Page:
Tortious Interference: How it Affects You

As a business owner, your contracts are the lifeblood of your company’s profitability and your livelihood. Written contracts are the best way to ensure that the parties your business deals with directly live up to their end of any agreements you enter. What happens, though, when a third party, who is not covered under one of your business’s contracts, meddles in your business’s affairs? In this case, you might have a valid tortious interference claim (officially called economic interference in California). 

What is a Tort?

A tort is a civil wrong committed by one party that causes another party to be injured or harmed. For example, many personal injury cases can be thought of as tort cases. Tortious interference is a form of damage caused by someone interfering with a business’s ability to function by impairing its contractual or business relationships with other parties. For example, should someone spread false rumours about your business in order to scare away parties who would otherwise contract with you, that could be considered tortious interference. 

Economic Interference Regarding Contracts

Economic interference claims in California may be classified as intentional or negligent. Intentional economic interference occurs when a third party takes actions expected to cause harm to one of the contract’s parties. In other words, the defendant in an intentional economic interference claim intended to cause damage or knew that damage was likely to occur.

Negligent economic interference claims assert that the defendant owed the claimant a particular duty of care that was breached. Additionally, the claimant must show that the harm was measurable and caused by the duty of care breach. 

Contractual Relationship vs. Prospective Economic Advantage

Both intentional and negligent economic interference claims are further sorted into one of two types of claim: interference with prospective economic advantage (IWPEA) or interference with contractual relationships (IWCR). IWPEA claims can be intentional or negligent; however, California law only recognizes intentional IWCR; negligent IWCR claims cannot be brought in California.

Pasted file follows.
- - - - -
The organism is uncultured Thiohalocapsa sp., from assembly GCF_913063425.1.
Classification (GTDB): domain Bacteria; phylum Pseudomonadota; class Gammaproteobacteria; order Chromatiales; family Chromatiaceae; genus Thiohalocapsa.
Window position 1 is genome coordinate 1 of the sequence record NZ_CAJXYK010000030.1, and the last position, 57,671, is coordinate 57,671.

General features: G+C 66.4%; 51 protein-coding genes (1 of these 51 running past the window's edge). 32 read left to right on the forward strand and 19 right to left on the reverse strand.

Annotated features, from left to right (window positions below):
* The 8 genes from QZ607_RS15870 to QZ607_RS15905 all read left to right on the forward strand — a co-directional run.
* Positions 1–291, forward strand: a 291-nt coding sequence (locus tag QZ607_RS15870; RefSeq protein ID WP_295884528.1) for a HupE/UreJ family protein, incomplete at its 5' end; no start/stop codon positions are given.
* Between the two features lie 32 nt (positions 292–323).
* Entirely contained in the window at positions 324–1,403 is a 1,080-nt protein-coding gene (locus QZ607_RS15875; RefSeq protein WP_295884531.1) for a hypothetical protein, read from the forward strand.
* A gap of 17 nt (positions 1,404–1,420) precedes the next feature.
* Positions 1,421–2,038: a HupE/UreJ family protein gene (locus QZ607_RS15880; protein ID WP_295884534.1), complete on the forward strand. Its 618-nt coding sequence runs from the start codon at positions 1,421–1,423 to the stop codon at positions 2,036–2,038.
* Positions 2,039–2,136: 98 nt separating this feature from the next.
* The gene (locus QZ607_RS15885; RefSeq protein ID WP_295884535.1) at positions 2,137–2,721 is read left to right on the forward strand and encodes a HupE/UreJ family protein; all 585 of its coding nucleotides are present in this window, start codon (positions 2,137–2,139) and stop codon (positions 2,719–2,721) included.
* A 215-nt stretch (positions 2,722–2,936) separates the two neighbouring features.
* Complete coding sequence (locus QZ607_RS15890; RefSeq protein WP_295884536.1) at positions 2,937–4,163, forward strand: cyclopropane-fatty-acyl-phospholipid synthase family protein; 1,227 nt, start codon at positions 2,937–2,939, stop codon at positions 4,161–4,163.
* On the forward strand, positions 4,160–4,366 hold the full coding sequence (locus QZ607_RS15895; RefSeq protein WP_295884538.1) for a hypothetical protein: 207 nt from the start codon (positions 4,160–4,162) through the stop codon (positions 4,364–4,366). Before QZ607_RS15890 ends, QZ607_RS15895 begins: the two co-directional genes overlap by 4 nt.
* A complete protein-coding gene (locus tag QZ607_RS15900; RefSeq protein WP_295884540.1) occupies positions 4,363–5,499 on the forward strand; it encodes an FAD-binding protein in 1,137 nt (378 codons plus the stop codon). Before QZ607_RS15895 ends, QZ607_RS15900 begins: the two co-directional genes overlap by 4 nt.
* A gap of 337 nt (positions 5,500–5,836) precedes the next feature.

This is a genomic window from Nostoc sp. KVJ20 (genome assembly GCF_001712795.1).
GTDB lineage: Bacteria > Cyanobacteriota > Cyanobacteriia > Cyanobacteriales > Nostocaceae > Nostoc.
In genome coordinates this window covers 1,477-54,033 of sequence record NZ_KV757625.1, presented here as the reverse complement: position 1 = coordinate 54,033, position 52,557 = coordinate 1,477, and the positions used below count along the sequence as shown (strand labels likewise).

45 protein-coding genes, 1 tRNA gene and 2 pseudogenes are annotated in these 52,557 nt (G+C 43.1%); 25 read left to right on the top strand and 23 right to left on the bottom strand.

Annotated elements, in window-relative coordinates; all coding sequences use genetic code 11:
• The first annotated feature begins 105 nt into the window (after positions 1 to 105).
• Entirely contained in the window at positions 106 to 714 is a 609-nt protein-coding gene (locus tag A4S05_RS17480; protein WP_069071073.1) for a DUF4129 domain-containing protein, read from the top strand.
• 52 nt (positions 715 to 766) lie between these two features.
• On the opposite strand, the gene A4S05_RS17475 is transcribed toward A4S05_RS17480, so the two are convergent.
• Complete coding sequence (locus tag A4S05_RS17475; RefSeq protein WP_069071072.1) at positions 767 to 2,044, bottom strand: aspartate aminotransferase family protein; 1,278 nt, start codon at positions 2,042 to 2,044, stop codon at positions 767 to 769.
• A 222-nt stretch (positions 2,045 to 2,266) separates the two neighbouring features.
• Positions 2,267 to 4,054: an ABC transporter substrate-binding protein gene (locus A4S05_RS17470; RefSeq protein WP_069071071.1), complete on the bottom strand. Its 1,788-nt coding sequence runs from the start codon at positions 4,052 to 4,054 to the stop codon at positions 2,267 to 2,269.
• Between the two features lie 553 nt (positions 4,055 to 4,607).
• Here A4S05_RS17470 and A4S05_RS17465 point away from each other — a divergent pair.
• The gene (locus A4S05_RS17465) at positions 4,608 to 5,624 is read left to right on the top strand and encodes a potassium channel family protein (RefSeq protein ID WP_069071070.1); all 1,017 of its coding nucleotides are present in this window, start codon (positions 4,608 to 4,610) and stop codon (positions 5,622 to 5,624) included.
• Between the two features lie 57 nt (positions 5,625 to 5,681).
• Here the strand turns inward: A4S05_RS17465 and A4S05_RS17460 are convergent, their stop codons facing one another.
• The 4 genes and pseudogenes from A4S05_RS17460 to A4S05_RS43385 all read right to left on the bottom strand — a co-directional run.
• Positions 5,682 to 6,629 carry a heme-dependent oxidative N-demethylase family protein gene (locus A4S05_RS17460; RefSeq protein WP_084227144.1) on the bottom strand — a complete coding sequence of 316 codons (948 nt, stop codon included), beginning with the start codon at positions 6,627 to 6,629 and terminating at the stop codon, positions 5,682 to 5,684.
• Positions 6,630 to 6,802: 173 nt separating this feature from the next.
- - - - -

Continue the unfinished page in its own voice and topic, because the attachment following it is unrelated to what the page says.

Each type of economic interference claim has several elements that must be proven by the claimant in order to have a successful claim. In the case of an intentional IWPEA claim, for instance, the claimant must prove that the defendant knew about an economic relationship between two parties that was likely to supply the plaintiff with an economic advantage in the future. The claimant must also show that the defendant intended to disrupt the economic relationship as well as a causal connection between the disruption and any economic harm. 

Negligent IWPEA is similar in that the defendant knew or should have known about the economic relationship between the two parties, but in this case failed to exercise a proper duty of care that caused the claimant to miss out on an economic advantage. 

Intentional IWCR is nearly identical to intentional IWPEA. In this context, the claimant must show that the defendant knew about the contractual relationship between the two parties and took actions to prevent performance under the contract. 

For Example: Inducing breach of contract (IBC) is a common tortious interference (economic interference) claim in California. Let’s say you have a contract with a supplier to provide you with raw dough for your bakery. A rival baker takes extreme action by convincing the supplier to put your deliveries last on its list of priorities, causing you to miss out on sales. This could lead to a valid IBC claim, which is considered an intentional IWCR claim. 


The procedure for bringing a claim against a third party for meddling in your business’s contractual or economic relationships can be quite complex. Integrated General Counsel understands these issues thoroughly and can help your business get the compensation and protection you need to thrive. To discuss your options, contact us at 925-399-1529 or visit our website to self-schedule your initial consultation.

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